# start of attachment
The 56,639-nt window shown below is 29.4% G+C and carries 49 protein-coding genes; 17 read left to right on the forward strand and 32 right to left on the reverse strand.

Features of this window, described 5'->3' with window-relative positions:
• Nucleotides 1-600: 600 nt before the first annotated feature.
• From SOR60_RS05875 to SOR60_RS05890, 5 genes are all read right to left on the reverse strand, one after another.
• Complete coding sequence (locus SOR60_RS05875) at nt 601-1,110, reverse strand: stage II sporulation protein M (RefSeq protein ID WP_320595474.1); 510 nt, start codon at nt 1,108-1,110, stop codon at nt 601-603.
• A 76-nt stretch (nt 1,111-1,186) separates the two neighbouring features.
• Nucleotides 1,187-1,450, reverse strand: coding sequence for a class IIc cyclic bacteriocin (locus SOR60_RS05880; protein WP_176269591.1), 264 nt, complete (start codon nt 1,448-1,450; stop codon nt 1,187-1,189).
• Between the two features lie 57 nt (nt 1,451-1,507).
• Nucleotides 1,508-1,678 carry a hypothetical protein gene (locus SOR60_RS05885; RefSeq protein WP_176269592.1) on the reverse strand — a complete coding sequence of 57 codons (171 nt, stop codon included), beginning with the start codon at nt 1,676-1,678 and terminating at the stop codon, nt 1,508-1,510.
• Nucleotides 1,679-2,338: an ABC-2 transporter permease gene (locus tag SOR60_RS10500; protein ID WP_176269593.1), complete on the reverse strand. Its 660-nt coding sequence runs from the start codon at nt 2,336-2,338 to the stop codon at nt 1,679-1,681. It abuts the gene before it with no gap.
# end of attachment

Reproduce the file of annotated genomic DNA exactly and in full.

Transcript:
The 56,639-nt window shown below is 29.4% G+C and carries 49 protein-coding genes; 17 read left to right on the forward strand and 32 right to left on the reverse strand.

Features of this window, described 5'->3' with window-relative positions:
• Nucleotides 1-600: 600 nt before the first annotated feature.
• From SOR60_RS05875 to SOR60_RS05890, 5 genes are all read right to left on the reverse strand, one after another.
• Complete coding sequence (locus SOR60_RS05875) at nt 601-1,110, reverse strand: stage II sporulation protein M (RefSeq protein ID WP_320595474.1); 510 nt, start codon at nt 1,108-1,110, stop codon at nt 601-603.
• A 76-nt stretch (nt 1,111-1,186) separates the two neighbouring features.
• Nucleotides 1,187-1,450, reverse strand: coding sequence for a class IIc cyclic bacteriocin (locus SOR60_RS05880; protein WP_176269591.1), 264 nt, complete (start codon nt 1,448-1,450; stop codon nt 1,187-1,189).
• Between the two features lie 57 nt (nt 1,451-1,507).
• Nucleotides 1,508-1,678 carry a hypothetical protein gene (locus SOR60_RS05885; RefSeq protein WP_176269592.1) on the reverse strand — a complete coding sequence of 57 codons (171 nt, stop codon included), beginning with the start codon at nt 1,676-1,678 and terminating at the stop codon, nt 1,508-1,510.
• Nucleotides 1,679-2,338: an ABC-2 transporter permease gene (locus tag SOR60_RS10500; protein ID WP_176269593.1), complete on the reverse strand. Its 660-nt coding sequence runs from the start codon at nt 2,336-2,338 to the stop codon at nt 1,679-1,681. It abuts the gene before it with no gap.